Paul lies at the core of the constant debate about the opposition between Christianity and Judaism in biblical interpretation and public discourse as well. The so-called new perspective on Paul has not offered a significant break from the formidable paradigm of Christian universalism vs. Jewish particularism in Pauline scholarship. This book seeks to liberate Paul from the Western logic of identity and its dominant understanding of difference, which tend to identify Pauline Christianity as its ally.
Drawing attention to the currency of discourses on difference in contemporary theories as well as in biblical studies, the author critically examines the hermeneutical relevance of a contextual and relational understanding of difference and applies it to interpret the dynamics of Jew-Gentile difference reflected particularly in meal practices (Galatians 2:1-21 and Romans 14:1–15:13) of early Christian communities.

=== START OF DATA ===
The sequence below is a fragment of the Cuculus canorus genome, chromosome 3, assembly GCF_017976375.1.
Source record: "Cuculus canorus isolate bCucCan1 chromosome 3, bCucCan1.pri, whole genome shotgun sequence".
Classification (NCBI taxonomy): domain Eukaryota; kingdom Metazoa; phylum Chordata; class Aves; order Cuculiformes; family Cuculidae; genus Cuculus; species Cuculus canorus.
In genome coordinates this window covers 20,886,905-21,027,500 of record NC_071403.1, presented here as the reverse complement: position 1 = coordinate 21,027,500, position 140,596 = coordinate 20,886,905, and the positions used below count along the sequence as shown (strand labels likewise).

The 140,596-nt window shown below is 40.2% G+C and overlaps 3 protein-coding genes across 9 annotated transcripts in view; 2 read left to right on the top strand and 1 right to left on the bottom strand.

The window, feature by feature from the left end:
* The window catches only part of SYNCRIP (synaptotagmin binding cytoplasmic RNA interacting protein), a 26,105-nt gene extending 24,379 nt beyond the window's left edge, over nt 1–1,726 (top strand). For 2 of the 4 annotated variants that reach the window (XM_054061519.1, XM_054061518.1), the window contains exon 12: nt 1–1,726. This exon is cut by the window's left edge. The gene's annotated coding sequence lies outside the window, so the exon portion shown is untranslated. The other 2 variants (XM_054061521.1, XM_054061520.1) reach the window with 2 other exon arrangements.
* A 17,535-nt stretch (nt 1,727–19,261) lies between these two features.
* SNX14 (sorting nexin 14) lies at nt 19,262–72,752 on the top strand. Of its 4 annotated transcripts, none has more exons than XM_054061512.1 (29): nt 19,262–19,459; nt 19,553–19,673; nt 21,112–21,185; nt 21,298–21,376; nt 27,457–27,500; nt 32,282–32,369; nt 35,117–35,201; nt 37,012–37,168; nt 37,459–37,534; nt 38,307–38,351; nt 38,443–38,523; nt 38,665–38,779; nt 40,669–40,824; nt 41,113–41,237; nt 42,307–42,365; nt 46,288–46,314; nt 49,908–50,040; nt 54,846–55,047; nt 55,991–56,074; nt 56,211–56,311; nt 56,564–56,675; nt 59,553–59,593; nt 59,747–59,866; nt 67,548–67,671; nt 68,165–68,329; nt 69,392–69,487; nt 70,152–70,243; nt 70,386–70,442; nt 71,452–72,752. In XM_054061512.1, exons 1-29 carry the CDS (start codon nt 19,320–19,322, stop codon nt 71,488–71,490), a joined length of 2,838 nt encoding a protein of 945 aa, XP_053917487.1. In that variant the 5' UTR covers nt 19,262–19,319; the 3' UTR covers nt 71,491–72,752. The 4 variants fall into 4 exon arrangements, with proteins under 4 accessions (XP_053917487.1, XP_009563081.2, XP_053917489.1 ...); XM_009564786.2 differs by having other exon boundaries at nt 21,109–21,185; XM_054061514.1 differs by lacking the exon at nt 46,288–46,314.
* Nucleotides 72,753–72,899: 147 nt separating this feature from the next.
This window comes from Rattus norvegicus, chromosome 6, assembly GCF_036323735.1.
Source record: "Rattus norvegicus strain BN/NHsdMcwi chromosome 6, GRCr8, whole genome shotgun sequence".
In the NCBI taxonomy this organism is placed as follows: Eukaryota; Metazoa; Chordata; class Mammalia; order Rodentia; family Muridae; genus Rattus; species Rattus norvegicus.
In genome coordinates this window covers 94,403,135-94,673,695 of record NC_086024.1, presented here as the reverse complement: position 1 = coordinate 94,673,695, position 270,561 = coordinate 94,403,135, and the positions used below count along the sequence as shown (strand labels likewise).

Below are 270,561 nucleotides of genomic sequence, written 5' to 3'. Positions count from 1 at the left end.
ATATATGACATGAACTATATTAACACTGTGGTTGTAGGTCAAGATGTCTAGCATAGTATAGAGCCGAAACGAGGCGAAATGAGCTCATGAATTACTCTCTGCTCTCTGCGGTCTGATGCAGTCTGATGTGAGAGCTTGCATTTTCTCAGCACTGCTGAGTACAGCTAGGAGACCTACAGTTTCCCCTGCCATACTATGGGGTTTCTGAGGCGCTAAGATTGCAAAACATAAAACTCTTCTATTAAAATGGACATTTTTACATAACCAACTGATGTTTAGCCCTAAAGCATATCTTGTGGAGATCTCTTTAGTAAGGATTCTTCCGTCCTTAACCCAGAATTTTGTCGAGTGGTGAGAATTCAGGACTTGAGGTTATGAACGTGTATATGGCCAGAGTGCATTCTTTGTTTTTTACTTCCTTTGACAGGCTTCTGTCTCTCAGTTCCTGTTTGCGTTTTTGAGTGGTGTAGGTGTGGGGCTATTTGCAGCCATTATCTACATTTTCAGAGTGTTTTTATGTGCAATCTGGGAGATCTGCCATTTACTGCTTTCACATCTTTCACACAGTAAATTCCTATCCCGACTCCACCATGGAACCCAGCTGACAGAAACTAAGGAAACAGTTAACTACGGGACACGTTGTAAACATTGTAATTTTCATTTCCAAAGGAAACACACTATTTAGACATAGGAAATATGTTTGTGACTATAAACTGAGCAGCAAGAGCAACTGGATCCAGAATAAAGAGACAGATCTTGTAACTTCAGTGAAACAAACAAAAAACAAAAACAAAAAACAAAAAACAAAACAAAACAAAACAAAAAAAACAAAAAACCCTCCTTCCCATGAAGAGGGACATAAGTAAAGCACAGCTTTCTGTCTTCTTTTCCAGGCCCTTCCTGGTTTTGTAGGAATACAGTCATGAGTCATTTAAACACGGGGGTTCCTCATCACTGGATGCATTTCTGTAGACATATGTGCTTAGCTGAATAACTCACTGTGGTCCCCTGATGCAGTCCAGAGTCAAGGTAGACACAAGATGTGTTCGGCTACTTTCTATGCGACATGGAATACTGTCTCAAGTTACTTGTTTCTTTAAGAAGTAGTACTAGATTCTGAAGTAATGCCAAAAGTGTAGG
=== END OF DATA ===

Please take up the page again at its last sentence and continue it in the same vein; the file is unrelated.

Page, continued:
This book argues that by deconstructing the hierarchy of social relations underlying the Jew-Gentile difference in different community situations, Paul promotes a politics of difference, which affirms a preferential option for the socially “weak,” that is, solidarity with the weak. Paul’s politics of difference is invoked as a liberative potential for the vision of egalitarian justice in the face of contemporary globalism’s proliferation of differences.